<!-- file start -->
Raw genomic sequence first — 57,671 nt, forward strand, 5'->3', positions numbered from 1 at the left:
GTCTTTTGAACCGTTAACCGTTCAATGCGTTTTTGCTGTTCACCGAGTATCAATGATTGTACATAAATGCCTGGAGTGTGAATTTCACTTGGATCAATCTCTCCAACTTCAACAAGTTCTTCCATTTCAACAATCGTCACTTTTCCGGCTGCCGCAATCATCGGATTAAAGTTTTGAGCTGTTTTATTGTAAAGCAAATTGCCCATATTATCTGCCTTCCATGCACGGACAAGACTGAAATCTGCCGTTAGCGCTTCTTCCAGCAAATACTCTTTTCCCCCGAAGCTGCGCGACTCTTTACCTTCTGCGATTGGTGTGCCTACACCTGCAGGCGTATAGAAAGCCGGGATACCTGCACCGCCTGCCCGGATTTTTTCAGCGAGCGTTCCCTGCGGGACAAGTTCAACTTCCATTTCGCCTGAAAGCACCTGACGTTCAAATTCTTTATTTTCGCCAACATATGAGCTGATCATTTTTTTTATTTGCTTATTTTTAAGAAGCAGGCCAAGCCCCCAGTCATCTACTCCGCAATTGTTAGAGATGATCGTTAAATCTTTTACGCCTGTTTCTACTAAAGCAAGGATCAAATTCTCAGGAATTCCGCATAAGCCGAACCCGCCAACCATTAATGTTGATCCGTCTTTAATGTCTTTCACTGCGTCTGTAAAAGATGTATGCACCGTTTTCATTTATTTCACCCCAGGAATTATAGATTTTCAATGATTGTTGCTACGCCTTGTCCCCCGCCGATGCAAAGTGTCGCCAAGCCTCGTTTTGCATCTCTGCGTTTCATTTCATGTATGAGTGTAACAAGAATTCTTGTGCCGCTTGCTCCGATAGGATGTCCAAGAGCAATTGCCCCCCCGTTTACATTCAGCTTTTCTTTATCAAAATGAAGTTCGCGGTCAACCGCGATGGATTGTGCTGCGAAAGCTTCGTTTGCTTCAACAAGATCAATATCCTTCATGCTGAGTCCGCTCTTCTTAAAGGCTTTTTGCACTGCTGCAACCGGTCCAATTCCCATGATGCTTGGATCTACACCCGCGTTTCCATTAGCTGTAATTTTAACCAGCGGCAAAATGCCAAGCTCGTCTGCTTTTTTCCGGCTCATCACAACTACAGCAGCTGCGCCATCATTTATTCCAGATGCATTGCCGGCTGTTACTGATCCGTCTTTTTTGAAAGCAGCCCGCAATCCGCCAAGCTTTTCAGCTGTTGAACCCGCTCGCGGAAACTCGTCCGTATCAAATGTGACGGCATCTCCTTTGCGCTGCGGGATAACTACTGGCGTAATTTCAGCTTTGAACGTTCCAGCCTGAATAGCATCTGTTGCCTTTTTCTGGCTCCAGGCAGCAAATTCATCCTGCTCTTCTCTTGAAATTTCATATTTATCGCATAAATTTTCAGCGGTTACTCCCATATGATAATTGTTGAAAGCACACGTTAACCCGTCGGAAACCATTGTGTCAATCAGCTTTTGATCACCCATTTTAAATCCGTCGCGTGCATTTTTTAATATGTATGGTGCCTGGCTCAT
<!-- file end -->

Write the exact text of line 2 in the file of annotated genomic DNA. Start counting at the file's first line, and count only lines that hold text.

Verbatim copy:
GTCTTTTGAACCGTTAACCGTTCAATGCGTTTTTGCTGTTCACCGAGTATCAATGATTGTACATAAATGCCTGGAGTGTGAATTTCACTTGGATCAATCTCTCCAACTTCAACAAGTTCTTCCATTTCAACAATCGTCACTTTTCCGGCTGCCGCAATCATCGGATTAAAGTTTTGAGCTGTTTTATTGTAAAGCAAATTGCCCATATTATCTGCCTTCCATGCACGGACAAGACTGAAATCTGCCGTTAGCGCTTCTTCCAGCAAATACTCTTTTCCCCCGAAGCTGCGCGACTCTTTACCTTCTGCGATTGGTGTGCCTACACCTGCAGGCGTATAGAAAGCCGGGATACCTGCACCGCCTGCCCGGATTTTTTCAGCGAGCGTTCCCTGCGGGACAAGTTCAACTTCCATTTCGCCTGAAAGCACCTGACGTTCAAATTCTTTATTTTCGCCAACATATGAGCTGATCATTTTTTTTATTTGCTTATTTTTAAGAAGCAGGCCAAGCCCCCAGTCATCTACTCCGCAATTGTTAGAGATGATCGTTAAATCTTTTACGCCTGTTTCTACTAAAGCAAGGATCAAATTCTCAGGAATTCCGCATAAGCCGAACCCGCCAACCATTAATGTTGATCCGTCTTTAATGTCTTTCACTGCGTCTGTAAAAGATGTATGCACCGTTTTCATTTATTTCACCCCAGGAATTATAGATTTTCAATGATTGTTGCTACGCCTTGTCCCCCGCCGATGCAAAGTGTCGCCAAGCCTCGTTTTGCATCTCTGCGTTTCATTTCATGTATGAGTGTAACAAGAATTCTTGTGCCGCTTGCTCCGATAGGATGTCCAAGAGCAATTGCCCCCCCGTTTACATTCAGCTTTTCTTTATCAAAATGAAGTTCGCGGTCAACCGCGATGGATTGTGCTGCGAAAGCTTCGTTTGCTTCAACAAGATCAATATCCTTCATGCTGAGTCCGCTCTTCTTAAAGGCTTTTTGCACTGCTGCAACCGGTCCAATTCCCATGATGCTTGGATCTACACCCGCGTTTCCATTAGCTGTAATTTTAACCAGCGGCAAAATGCCAAGCTCGTCTGCTTTTTTCCGGCTCATCACAACTACAGCAGCTGCGCCATCATTTATTCCAGATGCATTGCCGGCTGTTACTGATCCGTCTTTTTTGAAAGCAGCCCGCAATCCGCCAAGCTTTTCAGCTGTTGAACCCGCTCGCGGAAACTCGTCCGTATCAAATGTGACGGCATCTCCTTTGCGCTGCGGGATAACTACTGGCGTAATTTCAGCTTTGAACGTTCCAGCCTGAATAGCATCTGTTGCCTTTTTCTGGCTCCAGGCAGCAAATTCATCCTGCTCTTCTCTTGAAATTTCATATTTATCGCATAAATTTTCAGCGGTTACTCCCATATGATAATTGTTGAAAGCACACGTTAACCCGTCGGAAACCATTGTGTCAATCAGCTTTTGATCACCCATTTTAAATCCGTCGCGTGCATTTTTTAATATGTATGGTGCCTGGCTCAT